The likely third enclosure, docketed “No. 3,” was a copy of a letter signed by Richard Peters, “By Order of the Board,” to Sullivan, dated 7 Aug. at the war office, reading: “The Board have recieved information by a private channel that you have publickly censured them in general orders for Negligence in not supplying the army under your command with Cloathing. This is a censure so cruel & unmerited that we can scarcely suppose it possible you should have conveyed it to the Troops: But as there are some expressions in a Letter of yours to Congress, which, tho’ not in so explicit terms, cast reflections upon us, we are led to believe our information is not totally without foundation. Before however we will take it for granted, we think it candid with respect to you, & a piece of Justice due to ourselves, to require of you a copy of any general Order, or other writing affecting us, which you have published to the Army under your Command. If the Fact be as it is alledged to us, we cannot but lament that we should be led to an unprovoked dispute with any Officer: yet we owe it to our public Station as well as our private characters, not to sit easy under a Charge which we are conscious has not the least foundation; and which tends to draw down upon us the resentment of your Troops; and particularly of those who are destitute (tho’ from no fault of ours) of Cloathing & Necessaries. Before thus groundlessly censuring, you should have enquired whether we are answerable that your Army should have its Cloathing: You would on enquiry have found us not responsible that it should. But if you could have discovered our duty to have been the contrary of what we represent, you should then have enquired whether it was in our power to have supp[l]ied your wants? You would have found that the affording of you the supplies was not within our abilities. Your demands for this article were too late and indefinite, had we been obliged to supply them; and yet we can with the utmost truth say, that we used every endeavour with the Clothier here to get linnen cloathing, and every possible exertion was used by him to comply with our orders: But we know he had in store but a trifling part of what your Troops have received, & is now on its way to them: this not being a place where considerable quantities of Cloathing are or ought to be collected; the chief Magazine of Cloathing being at Sprin[g]field, from whence we believed your Army had been supplied in a great degree. We were totally ignorant of even the views of the Expedition, nor did we, or do we now, know either the numbers of the Troops or the corps of which your Army is composed. General Washington called upon us for a specified quantity of Military Stores as a Board of Ordinance, and he also desired we would give orders for a large number of Shoes & two thousand pairs of Overalls without mentioning one other article of Cloathing; He pointed out where they were to be sent [see GW to the Board of War, 22 April and 23 and 27 May; see also Board of War to GW, 24 May]. Your Military Stores are too ample for our Magazines, as we in due time ordered the quantity requested. The Shoes went with the Stores & the overalls your Troops received. The Commander in Chief who knew the nature of the Expedition, and the condition of the Troops going upon it, having asked for no other Cloathing than two thousand pairs of Overalls, we had good reason to conclude that no more was necessary. Have we then not done all we undertook? or were we obliged to undertake more? Yet we have done more out of a desire to forward the public business—We are as much pained as you can be, that there is a single Soldier in your Detachment, or any other part of the Army destitute of any thing his situation requires. But altho’ ours, & the sensibilities of their Officers are rouzed by the wants of the Troops, does it follow that we can, or ought to supply them? It is our duty among other things to superintend the conduct of the officers employed in procuring the supplies for the Army, to hear complaints, and redress or represent greivances, and report or remedy neglects as far as we can: and we should be glad to know wherein we have failed thro’ Negligence or Design in these Matters: But we are not Clothiers, Commissaries, or Quarter Masters. In the Cloathing department however, which has been in a sickly state, we have for some time past given peculiar assistance; and since the distress in the Winter 1778 after which we interposed our Aid to the Department, it is a peice of Justice due to ourselves to say, that we know the Army has suffered less than in any period of the War: and tho’ it was beyond our line of duty, we have by our exertions, with scant Magazines, & tardy Supplies, from causes we cannot command, kept the Army in general from the severe distress they have too often experienced. It would therefore have been more consistant with your Station & much more decent to ours, to have represented the embarrasments which actually exist in the business of supplying the Army, from the Scarcity of Materials and the small value of our Money; than thus cruelly & unjustly to hold us up to your distressed Soldiers, as the unfeeling and negligent Authors of the continuance of their wretchedness. But we will say no more on the Subject at present, as we are determined it shall have a future discussion. Mean time we ask of you as a peice of justice, that if you have published such a Charge against us, you will make our denial of it, as public as your Allegations; and inform the Army that we deem ourselves not answerable for the Supplies, of the want where of you complain: and that we alledge you[r] charge of negligence to be entirely without foundation. Who is right, whether you in your Assertion, or we in our Denial, an examination by proper Authority into our respective duties, and conduct will hereafter make appear” (DLC:GW).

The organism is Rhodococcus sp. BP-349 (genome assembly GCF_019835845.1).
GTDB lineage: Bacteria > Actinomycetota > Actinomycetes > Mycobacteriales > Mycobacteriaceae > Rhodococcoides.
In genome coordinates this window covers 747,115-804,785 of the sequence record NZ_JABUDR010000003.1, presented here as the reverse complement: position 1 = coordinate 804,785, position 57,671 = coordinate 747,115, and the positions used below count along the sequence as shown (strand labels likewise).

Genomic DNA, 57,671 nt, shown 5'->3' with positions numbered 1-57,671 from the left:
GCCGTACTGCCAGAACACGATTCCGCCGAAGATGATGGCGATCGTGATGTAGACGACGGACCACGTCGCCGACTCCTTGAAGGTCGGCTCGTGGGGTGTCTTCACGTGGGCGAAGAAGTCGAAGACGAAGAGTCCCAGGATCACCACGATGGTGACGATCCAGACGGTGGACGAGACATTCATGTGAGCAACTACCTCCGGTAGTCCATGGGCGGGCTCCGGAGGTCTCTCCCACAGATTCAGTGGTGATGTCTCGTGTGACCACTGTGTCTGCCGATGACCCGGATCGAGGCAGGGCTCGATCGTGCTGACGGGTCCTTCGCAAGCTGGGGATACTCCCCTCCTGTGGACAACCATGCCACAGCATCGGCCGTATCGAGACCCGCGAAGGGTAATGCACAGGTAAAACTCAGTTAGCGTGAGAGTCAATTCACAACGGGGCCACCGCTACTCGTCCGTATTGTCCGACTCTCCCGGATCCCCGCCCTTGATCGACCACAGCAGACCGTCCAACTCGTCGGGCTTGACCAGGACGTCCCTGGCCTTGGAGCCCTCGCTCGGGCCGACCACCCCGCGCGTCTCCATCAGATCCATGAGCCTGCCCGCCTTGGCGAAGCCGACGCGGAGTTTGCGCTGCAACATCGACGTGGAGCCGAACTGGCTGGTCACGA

The likely fourth enclosure, docketed “No. 4,” was a copy of a letter signed by Pickering, “⟨by⟩ Order,” to John Jay, dated 4 Aug. at the war office, reading: “Major General Sullivan having, in a way of complaint, informed Congress that, notwithstanding his repeated applications, the Board had not supplied the necessary Cloathing for the Troops under his command; and his Letter on the Subject being referred to the Board: We beg leave to state the mode of his application, and what supplies we have sent him. On the 11th of May we received a letter from Genl Sullivan requesting us to supply Coll Spencer’s & Malcolm’s combined regiments with cloathing agreeable to the returns he transmitted. We the same day gave Orders for that purpose. In the same letter he expresses his ‘hope that a proper supply of Cloathing of all kinds may be sent on by the Susquehannah, with a proper person to deal them out, a very considerable quantity of Shoes will be wanting, & also plenty of light cloathing’—The same day we wrote an answer to him, informing him that we had no light cloathing on hand (having just sent the whole to Camp) but had given Orders for the purchase of Linnen requisite for Spencer’s regiment, which should be made and forwarded without delay: adding that such regiments as we knew were going on the Expedition had been furnished with necessary Cloathing. When we considered the nature of the Expedition, and the general terms of this Application, we did not know how to answer the demand, we could not see the necessity or propriety of encumbering his Army with a general cloathing store. On the 23d of May Genl Washington desired us to send 2000 pairs of Overalls to Genl Sullivans Army; and on the 9th of June they were dispatched accordingly; as the materials were only then making up it was not possible to send them sooner. Before this His Excellency had desired that eight or ten thousand pairs of Shoes might be prep⟨ared for this ex⟩pedition [see GW to the Board of War, 22 April]. Orders were immediately givin for the purpose⟨. In consequence⟩ whereof 7420 pairs were sent (of which we ⟨informed the commander in chief in due time [see Board of War to GW, 24 May]) for that⟩ Army at large⟨; besides which, more than six hundred pairs were delivered out⟩ to Coll Proctors and the 11th Pensylvania regiments after the Expedition was formed. These Shoes and Overalls were all the articles in the Cloathing Department which the Commander in Chief has ever desired us to send to Genl Sullivans Army. Nevertheless, receiving afterwards his farther (the Genls) complaints of the distress of the Troops under his command for want of Cloathing, especially Shirts (without mentioning any quantity) we ordered a futher supply to be sent [t]o him of 1000 pairs of Overalls, 1000 hunting Shirts, & 2000 body Shirts. These were sent off the 20th ulto and could not have arrived when Genl Sullivan wrote the before mentioned Letter to Congress. He has now made a Demand of 1000 blankets & 5000 Shirts—which at present ’tis not possible to Comply with. Could we have formed any certain Judgment of the quantity of Cloathing requisite for Genl Sullivans Army we should have spared no pains to supply it; but all his information was very general; we had complied with every requisition from the Commander in Chief; and were for a long time utterly ignorant of the Corps destined for the Indian Expedition, excepting those three before named. Moreover Genl Sullivans demands being usually on a large Scale, we deemed some Caution necessary in granting him Supplies. He asked for 1000 spare Muskets at a time we had but a single one in store. We communicated the Matter to Genl Washington: at the same time informing him that ⟨we⟩ had some time before ordered 200 stands of spare arms & accoutrements compleat for the Troops under Genl Sullivan [see Board of War to GW, 24 May]; & these His Excellency, in his answer, judged adequate to the Service [see GW to the Board of War, 27 May]. From this View of the Matter we humbly conceive it will appear that the Board were not i⟨n⟩ fault if Genl Sullivan has not been supplied with the necessary Cloathing for the Troops under his Command.” A note written on the manuscript after the closing reads: “We have since ordered 1000 more Body Shirts to be sent to Easton & if possible sent on to Genl Sullivan’s Army” (DLC: GW). The text in angle brackets, where the copy in DLC:GW is mutilated or obscured, is taken from the original manuscript in DNA:PCC, item 147.

2See GW to John Jay, this date. The words, “and how little you deserved General Sullivan’s censure,” are crossed out at the end of this sentence.